On the footsteps of JP II
The Good Life
with Eli F.J. Tajanlangit
It is not exactly on the same spot where the stage was 30 years ago, where the Holy Father spoke when he visited Bacolod City in an unprecedented event that saw one of the biggest crowds ever to assemble, at what was then known as the reclaimed area of the city, or “reclamation” as the slang went.
But the John Paul II Tower stand a few steps away from the site of the stage, indeed, on the same spot where the crowds had partly massed to listen to the Papal words – a blazing, earthshaking declaration for social justice, for human rights, for the value of life.
A few days before that, Newsweek had already zeroed in on the province, bannering then Bishop Antonio Y. Fortich’s famous words about us being a “social volcano” ready to erupt. Anger had seethed in the corridors of power of the Marcos administration at that time; how dare the Church shake the order of things, how subversive! But this was the Holy Father, whom the Marcos couple had courted, Imelda even offering to build a basilica for his visit, and so I’m sure there was gnashing of teeth and clenching of fists in the background, but the words of the Pope, and Cardinal Sin and Bishop Fortich boomed through the land.
Looking back now, this was one of the shining moments for the Church. Much as the government had wanted it to cop-out, the Church did not waver on her commitment to her flock, especially the ones who were marginalized. And so the Pope came, the 263rd successor of Peter, to stand in solidarity with her suffering people, to bring hope as well as courage .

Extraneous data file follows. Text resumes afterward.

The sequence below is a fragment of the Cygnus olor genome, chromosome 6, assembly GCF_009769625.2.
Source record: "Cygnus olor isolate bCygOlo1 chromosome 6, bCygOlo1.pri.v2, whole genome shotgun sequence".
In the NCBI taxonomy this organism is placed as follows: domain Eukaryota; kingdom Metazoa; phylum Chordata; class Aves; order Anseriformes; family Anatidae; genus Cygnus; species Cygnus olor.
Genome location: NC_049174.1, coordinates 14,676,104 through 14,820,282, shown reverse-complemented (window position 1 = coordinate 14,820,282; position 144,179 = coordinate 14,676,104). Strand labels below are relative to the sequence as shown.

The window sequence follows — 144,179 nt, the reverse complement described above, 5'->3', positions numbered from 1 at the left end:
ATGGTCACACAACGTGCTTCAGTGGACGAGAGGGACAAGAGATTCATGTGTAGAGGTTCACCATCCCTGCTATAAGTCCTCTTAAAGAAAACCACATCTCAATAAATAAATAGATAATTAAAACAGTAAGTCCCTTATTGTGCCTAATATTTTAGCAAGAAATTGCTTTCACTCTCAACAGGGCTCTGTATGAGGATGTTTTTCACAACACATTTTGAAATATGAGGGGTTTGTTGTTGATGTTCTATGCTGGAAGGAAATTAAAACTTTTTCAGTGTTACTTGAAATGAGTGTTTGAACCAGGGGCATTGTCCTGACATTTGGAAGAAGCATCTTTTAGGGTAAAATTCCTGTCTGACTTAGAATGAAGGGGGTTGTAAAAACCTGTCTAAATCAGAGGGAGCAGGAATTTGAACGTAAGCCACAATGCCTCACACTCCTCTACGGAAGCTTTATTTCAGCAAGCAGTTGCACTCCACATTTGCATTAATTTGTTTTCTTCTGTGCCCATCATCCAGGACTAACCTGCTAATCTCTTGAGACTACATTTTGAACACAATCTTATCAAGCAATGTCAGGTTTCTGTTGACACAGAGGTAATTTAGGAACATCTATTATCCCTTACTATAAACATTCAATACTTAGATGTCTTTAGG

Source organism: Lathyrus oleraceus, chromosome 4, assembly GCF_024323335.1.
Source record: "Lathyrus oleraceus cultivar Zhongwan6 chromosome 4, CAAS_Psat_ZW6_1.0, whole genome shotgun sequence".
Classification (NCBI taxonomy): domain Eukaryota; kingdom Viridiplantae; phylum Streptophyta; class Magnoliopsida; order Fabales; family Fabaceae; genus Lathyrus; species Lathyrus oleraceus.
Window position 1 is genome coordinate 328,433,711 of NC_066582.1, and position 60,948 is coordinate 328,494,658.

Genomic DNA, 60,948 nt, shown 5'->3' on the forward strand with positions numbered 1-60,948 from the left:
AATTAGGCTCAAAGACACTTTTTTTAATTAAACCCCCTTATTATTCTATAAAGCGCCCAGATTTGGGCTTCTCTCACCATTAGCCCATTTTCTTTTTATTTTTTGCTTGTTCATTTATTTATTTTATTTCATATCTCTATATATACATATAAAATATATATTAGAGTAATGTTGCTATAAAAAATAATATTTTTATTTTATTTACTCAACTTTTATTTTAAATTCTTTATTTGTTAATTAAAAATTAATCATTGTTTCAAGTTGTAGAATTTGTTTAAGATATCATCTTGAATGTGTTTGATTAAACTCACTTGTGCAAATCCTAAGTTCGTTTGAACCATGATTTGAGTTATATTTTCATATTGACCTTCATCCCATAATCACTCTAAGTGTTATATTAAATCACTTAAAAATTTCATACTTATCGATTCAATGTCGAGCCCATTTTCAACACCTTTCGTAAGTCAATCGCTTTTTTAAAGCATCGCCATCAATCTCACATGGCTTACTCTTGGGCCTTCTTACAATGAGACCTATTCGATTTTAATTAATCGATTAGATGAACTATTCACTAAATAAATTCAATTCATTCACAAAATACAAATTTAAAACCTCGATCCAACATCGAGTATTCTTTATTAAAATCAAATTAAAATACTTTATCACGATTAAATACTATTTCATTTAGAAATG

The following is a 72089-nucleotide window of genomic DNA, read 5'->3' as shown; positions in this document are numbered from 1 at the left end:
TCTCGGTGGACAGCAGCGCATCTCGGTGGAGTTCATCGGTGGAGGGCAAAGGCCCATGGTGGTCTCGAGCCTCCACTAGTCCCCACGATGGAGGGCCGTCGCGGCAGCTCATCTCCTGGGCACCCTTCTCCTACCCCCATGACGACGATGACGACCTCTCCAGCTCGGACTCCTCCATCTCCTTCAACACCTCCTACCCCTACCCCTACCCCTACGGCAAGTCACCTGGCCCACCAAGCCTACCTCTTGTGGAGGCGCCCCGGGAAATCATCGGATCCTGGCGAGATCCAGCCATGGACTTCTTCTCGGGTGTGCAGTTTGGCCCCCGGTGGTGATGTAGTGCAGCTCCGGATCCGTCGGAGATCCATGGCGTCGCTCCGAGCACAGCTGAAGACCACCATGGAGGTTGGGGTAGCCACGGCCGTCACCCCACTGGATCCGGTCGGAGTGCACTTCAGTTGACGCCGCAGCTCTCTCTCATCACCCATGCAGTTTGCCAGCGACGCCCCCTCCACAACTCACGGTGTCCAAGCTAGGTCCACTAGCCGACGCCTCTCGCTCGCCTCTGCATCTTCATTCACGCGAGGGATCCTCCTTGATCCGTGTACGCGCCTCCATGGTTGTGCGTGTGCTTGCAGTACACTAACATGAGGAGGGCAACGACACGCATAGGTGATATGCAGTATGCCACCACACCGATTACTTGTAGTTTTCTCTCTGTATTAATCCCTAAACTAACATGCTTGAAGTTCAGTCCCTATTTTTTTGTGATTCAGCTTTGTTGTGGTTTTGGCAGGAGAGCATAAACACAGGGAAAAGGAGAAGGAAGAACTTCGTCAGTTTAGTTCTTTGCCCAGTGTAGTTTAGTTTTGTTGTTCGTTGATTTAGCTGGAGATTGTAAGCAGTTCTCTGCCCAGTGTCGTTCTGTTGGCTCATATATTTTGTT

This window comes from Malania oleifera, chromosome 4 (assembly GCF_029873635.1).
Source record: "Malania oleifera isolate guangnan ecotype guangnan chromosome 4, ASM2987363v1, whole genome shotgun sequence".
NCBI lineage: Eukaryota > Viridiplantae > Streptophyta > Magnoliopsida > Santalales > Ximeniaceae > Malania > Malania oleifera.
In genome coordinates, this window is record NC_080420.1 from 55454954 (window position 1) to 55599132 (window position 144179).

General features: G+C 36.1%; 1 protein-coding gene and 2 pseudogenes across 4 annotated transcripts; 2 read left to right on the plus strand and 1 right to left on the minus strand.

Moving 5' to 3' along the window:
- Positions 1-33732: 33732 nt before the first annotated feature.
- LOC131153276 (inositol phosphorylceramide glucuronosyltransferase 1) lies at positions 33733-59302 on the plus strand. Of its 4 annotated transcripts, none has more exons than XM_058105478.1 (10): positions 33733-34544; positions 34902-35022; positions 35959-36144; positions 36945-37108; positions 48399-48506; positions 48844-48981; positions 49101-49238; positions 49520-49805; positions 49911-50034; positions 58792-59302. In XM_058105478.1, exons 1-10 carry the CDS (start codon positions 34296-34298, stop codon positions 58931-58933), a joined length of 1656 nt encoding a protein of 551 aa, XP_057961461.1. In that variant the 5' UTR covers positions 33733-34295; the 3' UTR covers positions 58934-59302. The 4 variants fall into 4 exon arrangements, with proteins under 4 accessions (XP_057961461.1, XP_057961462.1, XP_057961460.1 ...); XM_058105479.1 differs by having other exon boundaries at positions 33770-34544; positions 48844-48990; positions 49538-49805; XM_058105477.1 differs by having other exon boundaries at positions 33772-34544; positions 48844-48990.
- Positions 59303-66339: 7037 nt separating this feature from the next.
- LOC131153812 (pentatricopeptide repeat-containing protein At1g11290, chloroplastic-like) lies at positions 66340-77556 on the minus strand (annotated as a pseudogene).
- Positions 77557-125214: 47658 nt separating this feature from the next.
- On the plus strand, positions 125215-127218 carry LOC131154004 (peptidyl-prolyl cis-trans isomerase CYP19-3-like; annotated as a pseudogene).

It was a dangerous time. It was also exciting, and exhilarating. Has it been 30 years since?
Yesterday, a museum of life was unveiled at the JPII Tower, a memorial for rememberance and as a testament of gratitude as Fr. Felix Pasquin put it. Memorabiia, including photos and medals and souvenir items, are on display there. And the famous speech is there, for present and future generations to draw lessons and strength from, as the Papal word had done to our people three decades ago.
Interestingly, Bacolod Mayor Bing Leonardia, in his speech during the rites, recalled how, as then tourism officer for the province, he had been among the organizing crew of the visit. He brought with him his event IDs, his photo showing a head of thick hair and a carefree smile that did not at all hint of his political future. The Mayor donated his IDs to the museum; hopefully, that will encourage others to bring in their memories and memorabilia of that visit as well.
Aside from the souvenirs from the visit, there are other things in the museum that celebrate the Pope’s advocacies, especially on the primacy of life.
The second time the Pope came to the Philippines, in 1995, the young tourism officer of the province had become mayor; another 15 years, he would still be mayor and would be one of those who’d cut the ribbon to mark the opening of the memorial to that visit.
As for the rest of us, it is enough to have been part of the multitudes who came to see, and listen to the Vicar of Christ; enough, indeed, to retrace his footsteps that once brought him to our land and nearer sainthood come May, when he is beatified by the Vatican.*
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